Aeneid the Ramayana Bacchae Agamemnon Greek Tragedies the Bhagavad Gita Book Report

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Aeneas' detachment differ from Rama's?

The French philosopher Simone Weil once wrote that, "There is no detachment where there is no pain. And there is no pain endured without hatred or lying unless detachment is present too." In the Aeneid and Ramayana a central issue is how each text's protagonist detach themselves from the consequences of their actions. The greatest juxtaposition can be seen in how the two men respond to the decision to take decisive action. In the 4th book of the Aeneid, as Aeneas is preparing his fleet to set sail from Carthage in secret, Queen Dido, his lover, suspects his ploy and confronts him. In a rage, she insults him and accuses him of stealing her honor. Aeneas responds with fatalist detachment that, "I am seeking Italy not of my own accord." This quote suggests that Aeneas views his action and the incredible suffering he is causing Dido as flowing from the pre-determined path of history. In contrast, in the Ramayana Lord Rama when asked to accompany the sage Vishwamitra refuses stating philosophically, "Who am I? What is the nature of this world? What is the purpose of human existence? I refuse to do anything till I get satisfactory answers for all these doubts. My mind is unprepared to make any decisions or undertake any actions." From this passage we can see that Rama decides to detach from the world in an effort to understand it and his place in it better before taking any further actions. In comparing the two texts it is important to understand how the two characters view the actions they are compelled by other to undertake before engaging in them. Ethical action is the one that provides the most good or does the least harm, or, to put it another way, produces the greatest balance of good over harm. In understanding Rama's detachment, his story can be seen as an allegory to demonstrate the righteous path or dharma in Hindu theology. In contrast, Aeneas is detaching himself from life's pleasures in his pursuit of Italy is not written by Virgil to provide a theological example of the moral life and therefore does not question the gods' will in telling him to leave Carthage.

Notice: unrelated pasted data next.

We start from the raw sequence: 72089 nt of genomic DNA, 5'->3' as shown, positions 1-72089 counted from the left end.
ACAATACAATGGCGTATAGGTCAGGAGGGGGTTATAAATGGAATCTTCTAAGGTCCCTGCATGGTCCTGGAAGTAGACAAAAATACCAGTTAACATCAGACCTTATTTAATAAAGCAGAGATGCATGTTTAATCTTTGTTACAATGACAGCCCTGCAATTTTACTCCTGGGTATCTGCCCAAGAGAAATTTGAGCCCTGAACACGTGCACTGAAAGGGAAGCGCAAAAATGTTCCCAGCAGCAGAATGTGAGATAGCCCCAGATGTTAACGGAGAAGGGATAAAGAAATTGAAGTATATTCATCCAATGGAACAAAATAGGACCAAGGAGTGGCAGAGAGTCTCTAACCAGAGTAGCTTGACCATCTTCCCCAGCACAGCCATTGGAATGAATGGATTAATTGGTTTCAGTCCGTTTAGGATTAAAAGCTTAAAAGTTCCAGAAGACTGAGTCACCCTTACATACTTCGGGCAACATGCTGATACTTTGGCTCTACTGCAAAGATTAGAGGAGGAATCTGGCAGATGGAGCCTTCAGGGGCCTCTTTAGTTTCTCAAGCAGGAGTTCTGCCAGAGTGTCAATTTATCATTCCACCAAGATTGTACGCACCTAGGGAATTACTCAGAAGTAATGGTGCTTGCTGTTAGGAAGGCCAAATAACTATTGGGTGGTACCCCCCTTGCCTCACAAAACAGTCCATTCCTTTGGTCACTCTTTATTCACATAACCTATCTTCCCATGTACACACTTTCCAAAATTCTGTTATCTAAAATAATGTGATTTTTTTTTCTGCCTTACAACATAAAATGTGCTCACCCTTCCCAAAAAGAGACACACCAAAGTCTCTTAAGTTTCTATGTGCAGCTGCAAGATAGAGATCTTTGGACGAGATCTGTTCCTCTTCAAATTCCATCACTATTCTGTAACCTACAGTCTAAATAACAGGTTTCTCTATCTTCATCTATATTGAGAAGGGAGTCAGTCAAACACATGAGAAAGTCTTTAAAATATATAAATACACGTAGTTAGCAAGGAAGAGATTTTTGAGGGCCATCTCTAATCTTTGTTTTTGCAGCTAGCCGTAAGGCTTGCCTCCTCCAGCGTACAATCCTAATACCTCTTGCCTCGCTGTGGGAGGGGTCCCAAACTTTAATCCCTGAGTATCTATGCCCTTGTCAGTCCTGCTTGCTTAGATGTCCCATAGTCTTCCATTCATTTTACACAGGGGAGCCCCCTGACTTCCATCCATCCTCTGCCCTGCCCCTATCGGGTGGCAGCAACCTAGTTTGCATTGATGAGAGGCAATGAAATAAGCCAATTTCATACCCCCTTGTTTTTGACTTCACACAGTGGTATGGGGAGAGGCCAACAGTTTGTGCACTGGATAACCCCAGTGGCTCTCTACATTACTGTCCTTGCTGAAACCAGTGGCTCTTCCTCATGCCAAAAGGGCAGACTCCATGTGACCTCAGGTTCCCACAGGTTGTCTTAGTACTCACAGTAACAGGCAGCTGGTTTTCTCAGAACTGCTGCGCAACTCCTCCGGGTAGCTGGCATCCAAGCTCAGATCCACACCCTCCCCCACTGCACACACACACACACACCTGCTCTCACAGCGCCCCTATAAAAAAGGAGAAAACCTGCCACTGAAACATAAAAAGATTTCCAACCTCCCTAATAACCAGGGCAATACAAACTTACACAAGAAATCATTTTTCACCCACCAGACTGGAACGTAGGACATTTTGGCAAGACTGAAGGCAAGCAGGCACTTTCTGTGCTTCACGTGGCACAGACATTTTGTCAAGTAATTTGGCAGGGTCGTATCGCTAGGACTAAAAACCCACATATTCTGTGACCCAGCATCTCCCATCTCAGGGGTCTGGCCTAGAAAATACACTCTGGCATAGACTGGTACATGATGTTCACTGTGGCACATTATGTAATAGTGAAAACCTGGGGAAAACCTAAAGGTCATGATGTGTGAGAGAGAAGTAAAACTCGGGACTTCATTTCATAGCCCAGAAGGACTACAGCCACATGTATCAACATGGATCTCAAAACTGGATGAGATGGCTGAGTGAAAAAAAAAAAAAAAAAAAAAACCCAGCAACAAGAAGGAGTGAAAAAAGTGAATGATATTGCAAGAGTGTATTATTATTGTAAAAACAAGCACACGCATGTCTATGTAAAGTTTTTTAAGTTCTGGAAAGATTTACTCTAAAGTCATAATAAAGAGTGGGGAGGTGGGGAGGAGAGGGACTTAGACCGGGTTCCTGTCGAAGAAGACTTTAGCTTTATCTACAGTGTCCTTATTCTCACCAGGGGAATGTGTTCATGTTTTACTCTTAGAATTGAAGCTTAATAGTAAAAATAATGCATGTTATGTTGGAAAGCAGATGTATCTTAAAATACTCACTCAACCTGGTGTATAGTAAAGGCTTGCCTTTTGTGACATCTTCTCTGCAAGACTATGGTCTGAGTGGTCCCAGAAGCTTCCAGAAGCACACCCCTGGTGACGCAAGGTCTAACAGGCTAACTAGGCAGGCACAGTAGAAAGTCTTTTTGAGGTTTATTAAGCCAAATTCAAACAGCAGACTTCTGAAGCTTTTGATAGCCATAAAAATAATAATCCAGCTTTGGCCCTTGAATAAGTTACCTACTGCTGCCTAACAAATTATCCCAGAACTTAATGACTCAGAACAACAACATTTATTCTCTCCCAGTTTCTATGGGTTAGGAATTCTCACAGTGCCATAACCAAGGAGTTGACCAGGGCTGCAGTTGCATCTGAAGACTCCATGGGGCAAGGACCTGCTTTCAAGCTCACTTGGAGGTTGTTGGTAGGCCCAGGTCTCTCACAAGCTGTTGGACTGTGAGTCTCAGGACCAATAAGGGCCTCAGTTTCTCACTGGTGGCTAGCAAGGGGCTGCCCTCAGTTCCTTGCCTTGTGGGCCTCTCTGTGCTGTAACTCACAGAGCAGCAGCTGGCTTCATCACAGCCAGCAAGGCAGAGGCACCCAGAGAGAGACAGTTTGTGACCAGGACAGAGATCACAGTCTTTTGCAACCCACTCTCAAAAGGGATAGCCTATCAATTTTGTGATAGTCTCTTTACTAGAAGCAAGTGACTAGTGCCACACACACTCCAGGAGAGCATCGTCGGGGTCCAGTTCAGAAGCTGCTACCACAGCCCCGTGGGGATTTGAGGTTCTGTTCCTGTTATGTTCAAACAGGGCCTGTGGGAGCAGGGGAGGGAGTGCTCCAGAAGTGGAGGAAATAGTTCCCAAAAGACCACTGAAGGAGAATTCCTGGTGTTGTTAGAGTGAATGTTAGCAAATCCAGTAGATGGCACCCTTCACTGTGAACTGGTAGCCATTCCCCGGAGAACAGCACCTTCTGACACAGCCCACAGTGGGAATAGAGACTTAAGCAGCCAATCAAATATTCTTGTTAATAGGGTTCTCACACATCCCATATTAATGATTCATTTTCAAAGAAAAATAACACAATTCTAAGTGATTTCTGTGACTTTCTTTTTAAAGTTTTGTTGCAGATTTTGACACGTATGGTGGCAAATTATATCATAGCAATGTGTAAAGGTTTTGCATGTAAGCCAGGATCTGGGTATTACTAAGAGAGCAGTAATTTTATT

2) How does Euripedes portray the relationship between the human and divine in the Bacchae?

In Euripides' play The Bacchae, human beings and divinity are presented in a unique relationship that can be merged through rapturous group activities featuring dancing, costumes, music, wine and ecstatic release out in nature. The divine is presented to us as a primarily (but not exclusively) a female experience, one which takes women of all ages away from their homes and their responsibilities and confers on them amazingly irrational powers, beyond the traditional controls exercised by men, represented by Penthus. This contact with the divine brings these human females into harmony with wild nature (most obviously symbolized by the dancing in bare feet). In the drunken merrymaking of the Bacchic celebrations, the traditional lines of division between human beings and animals and between different groups of human beings (social and gender differences) break down and are transformed. The play stresses the beauty, energy, creativity and communal joy of the Bacchic ritual. This point is reinforced when the Messenger states, "Dionysus' powers are manifold; he gave to men the vine to cure their sorrows," the reader is able to understand how the entire play is a form of worship. By illustrating how the Bacchic ritual is an avenue to the melding of the human and the divine, the play itself would have held significant religious significance for its original intended audience. In summary, Euripedes portrays the relationship between the human and the divine as an illusory barrier than can be overcome through worship of Dionysus and the Bacchic ritual.

3) If Virgil and Aeschylus had a conversation about women, how would it go based on the Aeneid and Agamemnon?